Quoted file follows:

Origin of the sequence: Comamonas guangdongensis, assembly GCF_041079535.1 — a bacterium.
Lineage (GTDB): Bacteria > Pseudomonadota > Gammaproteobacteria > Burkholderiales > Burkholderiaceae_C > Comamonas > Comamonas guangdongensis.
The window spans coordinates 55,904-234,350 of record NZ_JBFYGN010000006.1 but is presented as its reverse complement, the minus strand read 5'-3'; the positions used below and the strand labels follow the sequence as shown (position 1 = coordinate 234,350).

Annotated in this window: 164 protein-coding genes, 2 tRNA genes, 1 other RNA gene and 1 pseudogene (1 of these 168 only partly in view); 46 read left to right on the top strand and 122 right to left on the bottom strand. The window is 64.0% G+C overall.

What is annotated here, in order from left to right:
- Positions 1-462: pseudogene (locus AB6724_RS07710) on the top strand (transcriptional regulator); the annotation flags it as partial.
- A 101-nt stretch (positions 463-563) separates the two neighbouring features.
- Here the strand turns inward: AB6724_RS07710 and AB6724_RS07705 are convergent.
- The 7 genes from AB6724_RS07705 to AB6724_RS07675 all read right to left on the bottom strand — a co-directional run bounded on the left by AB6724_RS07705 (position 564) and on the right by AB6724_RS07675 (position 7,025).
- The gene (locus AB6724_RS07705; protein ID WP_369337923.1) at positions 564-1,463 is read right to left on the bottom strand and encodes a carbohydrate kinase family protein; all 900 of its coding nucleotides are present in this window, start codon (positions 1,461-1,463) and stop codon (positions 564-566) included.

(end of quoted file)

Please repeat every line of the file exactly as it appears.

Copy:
Origin of the sequence: Comamonas guangdongensis, assembly GCF_041079535.1 — a bacterium.
Lineage (GTDB): Bacteria > Pseudomonadota > Gammaproteobacteria > Burkholderiales > Burkholderiaceae_C > Comamonas > Comamonas guangdongensis.
The window spans coordinates 55,904-234,350 of record NZ_JBFYGN010000006.1 but is presented as its reverse complement, the minus strand read 5'-3'; the positions used below and the strand labels follow the sequence as shown (position 1 = coordinate 234,350).

Annotated in this window: 164 protein-coding genes, 2 tRNA genes, 1 other RNA gene and 1 pseudogene (1 of these 168 only partly in view); 46 read left to right on the top strand and 122 right to left on the bottom strand. The window is 64.0% G+C overall.

What is annotated here, in order from left to right:
- Positions 1-462: pseudogene (locus AB6724_RS07710) on the top strand (transcriptional regulator); the annotation flags it as partial.
- A 101-nt stretch (positions 463-563) separates the two neighbouring features.
- Here the strand turns inward: AB6724_RS07710 and AB6724_RS07705 are convergent.
- The 7 genes from AB6724_RS07705 to AB6724_RS07675 all read right to left on the bottom strand — a co-directional run bounded on the left by AB6724_RS07705 (position 564) and on the right by AB6724_RS07675 (position 7,025).
- The gene (locus AB6724_RS07705; protein ID WP_369337923.1) at positions 564-1,463 is read right to left on the bottom strand and encodes a carbohydrate kinase family protein; all 900 of its coding nucleotides are present in this window, start codon (positions 1,461-1,463) and stop codon (positions 564-566) included.